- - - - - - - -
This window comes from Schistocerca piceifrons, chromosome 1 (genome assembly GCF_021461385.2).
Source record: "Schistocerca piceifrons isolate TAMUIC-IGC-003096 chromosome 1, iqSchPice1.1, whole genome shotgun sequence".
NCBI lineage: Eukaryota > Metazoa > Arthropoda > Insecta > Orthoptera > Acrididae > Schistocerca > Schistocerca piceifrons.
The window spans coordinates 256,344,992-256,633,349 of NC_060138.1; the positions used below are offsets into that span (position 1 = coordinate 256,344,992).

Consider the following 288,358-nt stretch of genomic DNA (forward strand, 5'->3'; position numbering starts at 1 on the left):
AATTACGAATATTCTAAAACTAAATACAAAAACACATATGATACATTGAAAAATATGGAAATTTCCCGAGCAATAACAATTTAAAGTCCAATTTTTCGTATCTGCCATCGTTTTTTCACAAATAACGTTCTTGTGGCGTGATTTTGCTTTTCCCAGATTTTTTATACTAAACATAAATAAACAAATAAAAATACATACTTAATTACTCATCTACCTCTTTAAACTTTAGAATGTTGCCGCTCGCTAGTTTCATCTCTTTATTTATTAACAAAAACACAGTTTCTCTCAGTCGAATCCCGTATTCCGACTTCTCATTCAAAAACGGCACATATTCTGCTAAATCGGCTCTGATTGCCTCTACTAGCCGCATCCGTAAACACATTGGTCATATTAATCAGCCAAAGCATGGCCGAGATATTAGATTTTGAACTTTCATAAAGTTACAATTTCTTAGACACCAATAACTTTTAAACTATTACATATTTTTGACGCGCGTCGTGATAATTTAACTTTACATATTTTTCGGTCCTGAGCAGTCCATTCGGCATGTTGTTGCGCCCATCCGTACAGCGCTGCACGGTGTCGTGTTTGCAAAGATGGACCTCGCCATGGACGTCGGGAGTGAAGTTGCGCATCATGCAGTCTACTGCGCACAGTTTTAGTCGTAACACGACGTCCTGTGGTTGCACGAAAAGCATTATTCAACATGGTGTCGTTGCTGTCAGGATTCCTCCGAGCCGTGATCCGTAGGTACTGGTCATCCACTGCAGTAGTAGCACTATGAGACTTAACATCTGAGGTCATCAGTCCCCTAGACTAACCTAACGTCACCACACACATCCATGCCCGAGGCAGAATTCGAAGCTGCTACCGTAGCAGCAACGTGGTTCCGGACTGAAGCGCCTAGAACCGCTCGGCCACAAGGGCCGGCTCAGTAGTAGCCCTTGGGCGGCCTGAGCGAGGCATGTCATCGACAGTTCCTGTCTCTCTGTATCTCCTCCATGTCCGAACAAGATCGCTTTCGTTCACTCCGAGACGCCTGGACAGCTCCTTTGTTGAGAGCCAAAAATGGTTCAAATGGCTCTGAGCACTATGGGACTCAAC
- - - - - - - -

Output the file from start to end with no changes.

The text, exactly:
This window comes from Schistocerca piceifrons, chromosome 1 (genome assembly GCF_021461385.2).
Source record: "Schistocerca piceifrons isolate TAMUIC-IGC-003096 chromosome 1, iqSchPice1.1, whole genome shotgun sequence".
NCBI lineage: Eukaryota > Metazoa > Arthropoda > Insecta > Orthoptera > Acrididae > Schistocerca > Schistocerca piceifrons.
The window spans coordinates 256,344,992-256,633,349 of NC_060138.1; the positions used below are offsets into that span (position 1 = coordinate 256,344,992).

Consider the following 288,358-nt stretch of genomic DNA (forward strand, 5'->3'; position numbering starts at 1 on the left):
AATTACGAATATTCTAAAACTAAATACAAAAACACATATGATACATTGAAAAATATGGAAATTTCCCGAGCAATAACAATTTAAAGTCCAATTTTTCGTATCTGCCATCGTTTTTTCACAAATAACGTTCTTGTGGCGTGATTTTGCTTTTCCCAGATTTTTTATACTAAACATAAATAAACAAATAAAAATACATACTTAATTACTCATCTACCTCTTTAAACTTTAGAATGTTGCCGCTCGCTAGTTTCATCTCTTTATTTATTAACAAAAACACAGTTTCTCTCAGTCGAATCCCGTATTCCGACTTCTCATTCAAAAACGGCACATATTCTGCTAAATCGGCTCTGATTGCCTCTACTAGCCGCATCCGTAAACACATTGGTCATATTAATCAGCCAAAGCATGGCCGAGATATTAGATTTTGAACTTTCATAAAGTTACAATTTCTTAGACACCAATAACTTTTAAACTATTACATATTTTTGACGCGCGTCGTGATAATTTAACTTTACATATTTTTCGGTCCTGAGCAGTCCATTCGGCATGTTGTTGCGCCCATCCGTACAGCGCTGCACGGTGTCGTGTTTGCAAAGATGGACCTCGCCATGGACGTCGGGAGTGAAGTTGCGCATCATGCAGTCTACTGCGCACAGTTTTAGTCGTAACACGACGTCCTGTGGTTGCACGAAAAGCATTATTCAACATGGTGTCGTTGCTGTCAGGATTCCTCCGAGCCGTGATCCGTAGGTACTGGTCATCCACTGCAGTAGTAGCACTATGAGACTTAACATCTGAGGTCATCAGTCCCCTAGACTAACCTAACGTCACCACACACATCCATGCCCGAGGCAGAATTCGAAGCTGCTACCGTAGCAGCAACGTGGTTCCGGACTGAAGCGCCTAGAACCGCTCGGCCACAAGGGCCGGCTCAGTAGTAGCCCTTGGGCGGCCTGAGCGAGGCATGTCATCGACAGTTCCTGTCTCTCTGTATCTCCTCCATGTCCGAACAAGATCGCTTTCGTTCACTCCGAGACGCCTGGACAGCTCCTTTGTTGAGAGCCAAAAATGGTTCAAATGGCTCTGAGCACTATGGGACTCAAC